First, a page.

Early Warning: Who’s bearing the brunt of COVID19’s labour market impacts?

March Labour Force Survey Key Facts: 1 million lost jobs, but another 2.1 million had a majority of their hours cut. 3.1 million Canadians lost work or a majority of their hours. 1 in 5 women (1.8 million) lost jobs or a majority of their hours. 1 in 4 youth…
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Canada joins the QE club: What is quantitative easing and what comes next?

With the COVID-19 recession getting deeper by the day, the Bank of Canada has joined other central banks in quickly reducing its target interest rate to near zero and implementing “quantitative easing” (QE) measures to suppress other interest rates and support credit flows, including borrowing by government. Starting April 1,…
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COVID lockdown leads to cleaner air. Could it lower greenhouse gasses too?

The COVID-19 pandemic and associated policy response has caused an unprecedented economic shock in Canada. Millions of workers have lost their jobs, schools and workplaces have closed and everyone who can is staying home. One consequence of this precipitous decline in economic activity has been a reduction in air pollution….
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Face to face with COVID-19: How do we care for care workers? 

In the midst of a global pandemic, are workers in long-term care (LTC) and home care in Ontario getting the support they need to do their jobs and get home safely? No, they’re not. Not by a long shot. These workers are on the front lines of the battle against…
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What kind of return to normal do we want?

In a column published on the IRIS blog (and translated for Behind the Numbers), Guillaume Hébert says that the COVID-19 crisis marks a point of no return on a global scale that could definitively change “our relationship to the community, to public services, to governments, to supply chains, to borders and…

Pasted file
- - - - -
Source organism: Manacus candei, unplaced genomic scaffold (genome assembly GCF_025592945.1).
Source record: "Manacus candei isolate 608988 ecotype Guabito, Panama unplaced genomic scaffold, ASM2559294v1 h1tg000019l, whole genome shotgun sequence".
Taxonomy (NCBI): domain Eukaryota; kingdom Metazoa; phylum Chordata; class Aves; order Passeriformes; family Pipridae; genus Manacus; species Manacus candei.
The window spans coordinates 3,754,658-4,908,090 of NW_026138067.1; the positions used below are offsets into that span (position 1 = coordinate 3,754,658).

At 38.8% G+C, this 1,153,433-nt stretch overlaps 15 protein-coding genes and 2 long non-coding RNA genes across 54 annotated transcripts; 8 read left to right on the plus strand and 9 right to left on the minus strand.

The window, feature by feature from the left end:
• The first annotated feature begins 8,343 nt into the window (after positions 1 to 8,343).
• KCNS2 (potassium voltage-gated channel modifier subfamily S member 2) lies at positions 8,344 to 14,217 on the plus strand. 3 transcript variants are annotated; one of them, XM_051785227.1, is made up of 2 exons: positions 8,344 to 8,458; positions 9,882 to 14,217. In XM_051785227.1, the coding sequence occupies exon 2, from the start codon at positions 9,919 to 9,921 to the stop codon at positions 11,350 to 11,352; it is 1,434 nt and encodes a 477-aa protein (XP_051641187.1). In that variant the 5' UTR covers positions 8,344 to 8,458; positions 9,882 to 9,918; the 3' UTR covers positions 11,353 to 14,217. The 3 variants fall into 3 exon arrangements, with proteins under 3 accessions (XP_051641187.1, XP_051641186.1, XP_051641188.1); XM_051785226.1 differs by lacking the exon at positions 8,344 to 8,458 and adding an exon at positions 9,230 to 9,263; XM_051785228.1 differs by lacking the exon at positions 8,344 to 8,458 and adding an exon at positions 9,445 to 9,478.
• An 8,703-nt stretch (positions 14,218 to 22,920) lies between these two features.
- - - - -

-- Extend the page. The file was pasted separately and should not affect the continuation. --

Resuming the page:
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A return to normal is not an option

It is reasonable to think there will be no return to normal after this crisis. First of all, because the health crisis is already changing our relationship to the community, to public services, to governments, to supply chains, to borders and to relations among nations. And then because, even before…
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A tribute to Mel Watkins

Mel Watkins was a towering intellect whose body of work shaped the thinking of generations of students, scholars, politicians, journalists and activists, myself included. As a professor of political economy at the University of Toronto, Mel rejected the arcane pose of the economics profession. His writing was lucid, elegant and…
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Which unemployed Canadians will get support?

New federal policies are being created and adapted daily to try and head off the worst-case economic impacts of COVID-19. Many of those modifications are in reaction to advocates pointing out pitfalls in the proposed design of emergency measures. As these programs unfold, I’ve been tracking how well they cover…
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Struggling homeowners not your typical landlord: The case for rent forgiveness 

In the age of COVID-19, where the unemployment rate is now estimated at 13.5% and many are struggling to pay next month’s rent, the necessity of suspending evictions, providing income supports for low-income households, and having a serious conversation about rent forgiveness couldn’t be clearer. A number of government measures…
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COVID-19: It’s time to protect frontline workers

If COVID-19 has taught us anything, it’s that a lot of the people we pay the least are the ones we need the most. In the last two weeks, Canadians have come to appreciate the critical role of the workers in the “supply chain” that keeps us alive. From food…
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